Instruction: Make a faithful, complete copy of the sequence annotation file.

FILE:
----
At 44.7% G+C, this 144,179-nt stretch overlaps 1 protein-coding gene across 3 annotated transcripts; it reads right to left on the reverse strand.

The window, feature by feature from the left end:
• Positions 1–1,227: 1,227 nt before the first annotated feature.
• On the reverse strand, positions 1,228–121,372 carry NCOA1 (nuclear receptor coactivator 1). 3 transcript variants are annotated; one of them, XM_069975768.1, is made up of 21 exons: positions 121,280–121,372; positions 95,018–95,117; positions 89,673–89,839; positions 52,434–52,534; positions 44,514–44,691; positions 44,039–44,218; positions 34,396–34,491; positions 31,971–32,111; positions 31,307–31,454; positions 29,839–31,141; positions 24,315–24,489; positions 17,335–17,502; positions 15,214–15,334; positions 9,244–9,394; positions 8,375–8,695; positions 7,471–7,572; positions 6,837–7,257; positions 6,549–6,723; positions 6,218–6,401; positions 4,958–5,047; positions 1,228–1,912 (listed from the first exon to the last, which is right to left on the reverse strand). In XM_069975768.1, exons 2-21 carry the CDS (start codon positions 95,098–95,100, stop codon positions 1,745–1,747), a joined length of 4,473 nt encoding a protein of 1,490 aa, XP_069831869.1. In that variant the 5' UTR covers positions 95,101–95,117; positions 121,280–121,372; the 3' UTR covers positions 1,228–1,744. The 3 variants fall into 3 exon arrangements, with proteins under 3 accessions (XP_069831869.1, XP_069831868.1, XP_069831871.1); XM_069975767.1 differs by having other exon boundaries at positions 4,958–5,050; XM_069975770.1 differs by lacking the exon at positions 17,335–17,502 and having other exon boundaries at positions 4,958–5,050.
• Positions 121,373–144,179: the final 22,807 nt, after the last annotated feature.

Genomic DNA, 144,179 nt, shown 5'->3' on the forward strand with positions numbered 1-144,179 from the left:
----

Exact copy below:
At 44.7% G+C, this 144,179-nt stretch overlaps 1 protein-coding gene across 3 annotated transcripts; it reads right to left on the reverse strand.

The window, feature by feature from the left end:
• Positions 1–1,227: 1,227 nt before the first annotated feature.
• On the reverse strand, positions 1,228–121,372 carry NCOA1 (nuclear receptor coactivator 1). 3 transcript variants are annotated; one of them, XM_069975768.1, is made up of 21 exons: positions 121,280–121,372; positions 95,018–95,117; positions 89,673–89,839; positions 52,434–52,534; positions 44,514–44,691; positions 44,039–44,218; positions 34,396–34,491; positions 31,971–32,111; positions 31,307–31,454; positions 29,839–31,141; positions 24,315–24,489; positions 17,335–17,502; positions 15,214–15,334; positions 9,244–9,394; positions 8,375–8,695; positions 7,471–7,572; positions 6,837–7,257; positions 6,549–6,723; positions 6,218–6,401; positions 4,958–5,047; positions 1,228–1,912 (listed from the first exon to the last, which is right to left on the reverse strand). In XM_069975768.1, exons 2-21 carry the CDS (start codon positions 95,098–95,100, stop codon positions 1,745–1,747), a joined length of 4,473 nt encoding a protein of 1,490 aa, XP_069831869.1. In that variant the 5' UTR covers positions 95,101–95,117; positions 121,280–121,372; the 3' UTR covers positions 1,228–1,744. The 3 variants fall into 3 exon arrangements, with proteins under 3 accessions (XP_069831869.1, XP_069831868.1, XP_069831871.1); XM_069975767.1 differs by having other exon boundaries at positions 4,958–5,050; XM_069975770.1 differs by lacking the exon at positions 17,335–17,502 and having other exon boundaries at positions 4,958–5,050.
• Positions 121,373–144,179: the final 22,807 nt, after the last annotated feature.

Genomic DNA, 144,179 nt, shown 5'->3' on the forward strand with positions numbered 1-144,179 from the left: